|Oil Price Hike Mystery: Was it Done Using Control Over Crude Oil Supply in the Middle East By OPEC?|
|Key Words||Price, oil, inflation, economic growth, production, exports, OPEC, taxes, regulations|
The price of a barrel of oil was around $10 in the late 1990s but is now over $30. The U.S. and other industrialized countries are concerned at the high level of oil prices because it may increase inflation and prejudice economic growth. They have pressured the Organization of Petroleum Exporting Countries (OPEC) into increasing oil production modestly by 700,000 barrels a day to 25.4 million. OPEC is anxious to avoid low prices and profits, but the danger for the West is that the benefit will be insignificant.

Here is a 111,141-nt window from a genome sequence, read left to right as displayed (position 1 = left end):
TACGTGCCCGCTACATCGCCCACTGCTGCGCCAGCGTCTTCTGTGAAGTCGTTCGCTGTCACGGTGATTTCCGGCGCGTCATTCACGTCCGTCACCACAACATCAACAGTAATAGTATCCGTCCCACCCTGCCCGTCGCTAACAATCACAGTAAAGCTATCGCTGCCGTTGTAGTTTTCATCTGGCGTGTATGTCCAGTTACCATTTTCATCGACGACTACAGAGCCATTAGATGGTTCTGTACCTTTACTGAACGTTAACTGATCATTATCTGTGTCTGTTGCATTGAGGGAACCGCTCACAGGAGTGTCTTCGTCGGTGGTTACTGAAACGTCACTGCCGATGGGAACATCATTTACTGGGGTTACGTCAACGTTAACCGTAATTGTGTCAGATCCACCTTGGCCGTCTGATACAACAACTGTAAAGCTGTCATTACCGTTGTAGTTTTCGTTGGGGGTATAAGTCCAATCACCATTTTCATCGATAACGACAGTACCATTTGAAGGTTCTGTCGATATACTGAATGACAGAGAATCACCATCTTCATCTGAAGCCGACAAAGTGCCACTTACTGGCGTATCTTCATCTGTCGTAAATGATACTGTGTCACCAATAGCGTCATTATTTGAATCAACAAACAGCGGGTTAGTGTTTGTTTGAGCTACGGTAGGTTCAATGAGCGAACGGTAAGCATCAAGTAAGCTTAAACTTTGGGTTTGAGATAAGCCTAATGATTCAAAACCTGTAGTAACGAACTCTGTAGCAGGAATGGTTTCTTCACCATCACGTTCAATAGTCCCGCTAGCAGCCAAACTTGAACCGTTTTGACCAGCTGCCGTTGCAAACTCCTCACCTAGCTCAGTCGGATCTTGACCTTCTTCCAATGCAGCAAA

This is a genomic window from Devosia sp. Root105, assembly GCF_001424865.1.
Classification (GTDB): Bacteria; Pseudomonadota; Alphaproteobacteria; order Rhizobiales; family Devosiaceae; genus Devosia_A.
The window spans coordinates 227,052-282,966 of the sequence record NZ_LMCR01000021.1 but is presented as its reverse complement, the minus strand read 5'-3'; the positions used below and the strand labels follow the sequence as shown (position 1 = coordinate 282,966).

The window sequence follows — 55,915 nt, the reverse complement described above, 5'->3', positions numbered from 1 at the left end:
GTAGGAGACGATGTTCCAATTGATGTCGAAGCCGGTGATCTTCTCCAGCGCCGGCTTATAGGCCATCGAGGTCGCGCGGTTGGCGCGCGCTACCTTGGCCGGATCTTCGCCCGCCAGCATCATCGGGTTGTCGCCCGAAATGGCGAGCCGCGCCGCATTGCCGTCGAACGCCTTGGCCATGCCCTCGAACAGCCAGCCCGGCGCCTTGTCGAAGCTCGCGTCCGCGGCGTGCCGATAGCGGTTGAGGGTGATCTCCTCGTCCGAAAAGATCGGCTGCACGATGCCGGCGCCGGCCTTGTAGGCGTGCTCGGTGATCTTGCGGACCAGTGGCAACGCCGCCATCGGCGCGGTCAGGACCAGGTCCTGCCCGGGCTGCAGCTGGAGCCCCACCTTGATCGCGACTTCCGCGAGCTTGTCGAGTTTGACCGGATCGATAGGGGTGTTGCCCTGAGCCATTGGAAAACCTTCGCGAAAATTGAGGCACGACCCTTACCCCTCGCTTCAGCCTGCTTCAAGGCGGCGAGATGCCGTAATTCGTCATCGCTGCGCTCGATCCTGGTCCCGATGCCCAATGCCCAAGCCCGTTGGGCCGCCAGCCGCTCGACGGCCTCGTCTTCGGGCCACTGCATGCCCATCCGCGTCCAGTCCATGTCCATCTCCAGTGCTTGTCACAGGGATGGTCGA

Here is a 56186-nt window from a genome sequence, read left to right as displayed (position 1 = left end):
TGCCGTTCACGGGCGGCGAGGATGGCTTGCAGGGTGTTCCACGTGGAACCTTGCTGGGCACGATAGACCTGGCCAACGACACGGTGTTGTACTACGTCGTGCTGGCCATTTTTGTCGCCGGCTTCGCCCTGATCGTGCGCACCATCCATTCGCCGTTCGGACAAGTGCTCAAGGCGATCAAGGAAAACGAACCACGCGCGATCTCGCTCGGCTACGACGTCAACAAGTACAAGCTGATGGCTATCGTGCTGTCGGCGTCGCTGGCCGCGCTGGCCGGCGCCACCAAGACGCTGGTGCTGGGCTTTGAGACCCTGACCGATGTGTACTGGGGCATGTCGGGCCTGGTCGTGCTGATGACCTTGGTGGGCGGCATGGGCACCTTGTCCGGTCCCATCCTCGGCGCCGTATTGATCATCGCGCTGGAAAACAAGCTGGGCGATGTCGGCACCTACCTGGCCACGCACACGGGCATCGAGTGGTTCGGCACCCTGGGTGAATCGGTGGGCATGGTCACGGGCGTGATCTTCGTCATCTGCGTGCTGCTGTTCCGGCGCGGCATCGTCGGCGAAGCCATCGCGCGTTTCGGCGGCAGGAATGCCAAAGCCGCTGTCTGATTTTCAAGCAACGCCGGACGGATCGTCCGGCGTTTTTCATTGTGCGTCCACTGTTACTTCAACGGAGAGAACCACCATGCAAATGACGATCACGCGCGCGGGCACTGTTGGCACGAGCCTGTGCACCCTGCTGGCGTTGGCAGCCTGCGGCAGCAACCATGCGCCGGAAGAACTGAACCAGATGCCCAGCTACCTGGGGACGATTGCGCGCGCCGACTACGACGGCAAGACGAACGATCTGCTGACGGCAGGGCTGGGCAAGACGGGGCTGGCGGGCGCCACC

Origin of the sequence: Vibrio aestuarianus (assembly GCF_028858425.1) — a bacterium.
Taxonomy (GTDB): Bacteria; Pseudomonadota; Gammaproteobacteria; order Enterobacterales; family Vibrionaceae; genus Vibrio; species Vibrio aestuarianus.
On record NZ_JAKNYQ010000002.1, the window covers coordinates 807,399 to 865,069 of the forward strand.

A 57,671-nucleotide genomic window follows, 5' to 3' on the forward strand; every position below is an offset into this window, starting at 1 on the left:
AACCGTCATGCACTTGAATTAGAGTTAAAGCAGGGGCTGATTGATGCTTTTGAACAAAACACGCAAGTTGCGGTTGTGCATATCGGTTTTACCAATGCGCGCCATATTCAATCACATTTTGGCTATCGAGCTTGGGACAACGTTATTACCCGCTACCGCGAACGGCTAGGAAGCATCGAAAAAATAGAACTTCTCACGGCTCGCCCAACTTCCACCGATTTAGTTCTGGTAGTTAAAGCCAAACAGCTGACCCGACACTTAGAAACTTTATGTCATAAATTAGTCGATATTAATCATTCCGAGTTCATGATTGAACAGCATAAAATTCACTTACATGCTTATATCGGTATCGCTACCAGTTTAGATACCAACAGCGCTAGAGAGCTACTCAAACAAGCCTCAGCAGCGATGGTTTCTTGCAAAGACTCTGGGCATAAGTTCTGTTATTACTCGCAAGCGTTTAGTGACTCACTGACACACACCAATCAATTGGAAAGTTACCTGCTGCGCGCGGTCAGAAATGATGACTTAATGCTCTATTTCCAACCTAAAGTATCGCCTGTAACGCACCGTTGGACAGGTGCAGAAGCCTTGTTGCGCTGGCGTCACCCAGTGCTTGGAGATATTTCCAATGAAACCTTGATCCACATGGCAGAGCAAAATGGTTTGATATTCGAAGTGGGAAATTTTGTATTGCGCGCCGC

Non-OPEC countries may provide relief. For example, Mexico has promised to increase oil exports. Norway may follow suit.
OPEC refuses to accept the blame for high oil prices. It states that the price of crude is only 30 percent of the pump price in the U.S. Taxes and new environmental regulations on gas blends in some areas bear some responsibility.
(Updated August 1, 2000)
|Source||Steven Komarow, "Oil boost won't lower gas prices," USA Today, June 22, 2000.|
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